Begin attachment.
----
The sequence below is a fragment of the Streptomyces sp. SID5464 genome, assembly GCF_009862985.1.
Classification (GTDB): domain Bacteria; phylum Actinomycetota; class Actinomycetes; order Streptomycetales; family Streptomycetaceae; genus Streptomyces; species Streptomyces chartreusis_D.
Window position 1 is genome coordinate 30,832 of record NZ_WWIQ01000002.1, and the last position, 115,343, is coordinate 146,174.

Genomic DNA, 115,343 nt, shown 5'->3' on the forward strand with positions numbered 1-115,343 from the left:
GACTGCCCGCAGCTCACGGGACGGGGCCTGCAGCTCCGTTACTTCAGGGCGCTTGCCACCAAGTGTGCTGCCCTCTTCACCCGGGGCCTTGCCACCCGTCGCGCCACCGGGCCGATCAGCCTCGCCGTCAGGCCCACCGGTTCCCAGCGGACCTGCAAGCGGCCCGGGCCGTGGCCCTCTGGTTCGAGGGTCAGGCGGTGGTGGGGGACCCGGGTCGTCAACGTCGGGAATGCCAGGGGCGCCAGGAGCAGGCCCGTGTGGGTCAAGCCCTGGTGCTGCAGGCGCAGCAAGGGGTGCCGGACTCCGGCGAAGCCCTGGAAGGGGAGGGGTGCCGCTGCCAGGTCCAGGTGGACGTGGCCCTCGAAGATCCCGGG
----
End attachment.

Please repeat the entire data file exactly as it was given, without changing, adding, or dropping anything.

The sequence below is a fragment of the Streptomyces sp. SID5464 genome, assembly GCF_009862985.1.
Classification (GTDB): domain Bacteria; phylum Actinomycetota; class Actinomycetes; order Streptomycetales; family Streptomycetaceae; genus Streptomyces; species Streptomyces chartreusis_D.
Window position 1 is genome coordinate 30,832 of record NZ_WWIQ01000002.1, and the last position, 115,343, is coordinate 146,174.

Genomic DNA, 115,343 nt, shown 5'->3' on the forward strand with positions numbered 1-115,343 from the left:
GACTGCCCGCAGCTCACGGGACGGGGCCTGCAGCTCCGTTACTTCAGGGCGCTTGCCACCAAGTGTGCTGCCCTCTTCACCCGGGGCCTTGCCACCCGTCGCGCCACCGGGCCGATCAGCCTCGCCGTCAGGCCCACCGGTTCCCAGCGGACCTGCAAGCGGCCCGGGCCGTGGCCCTCTGGTTCGAGGGTCAGGCGGTGGTGGGGGACCCGGGTCGTCAACGTCGGGAATGCCAGGGGCGCCAGGAGCAGGCCCGTGTGGGTCAAGCCCTGGTGCTGCAGGCGCAGCAAGGGGTGCCGGACTCCGGCGAAGCCCTGGAAGGGGAGGGGTGCCGCTGCCAGGTCCAGGTGGACGTGGCCCTCGAAGATCCCGGG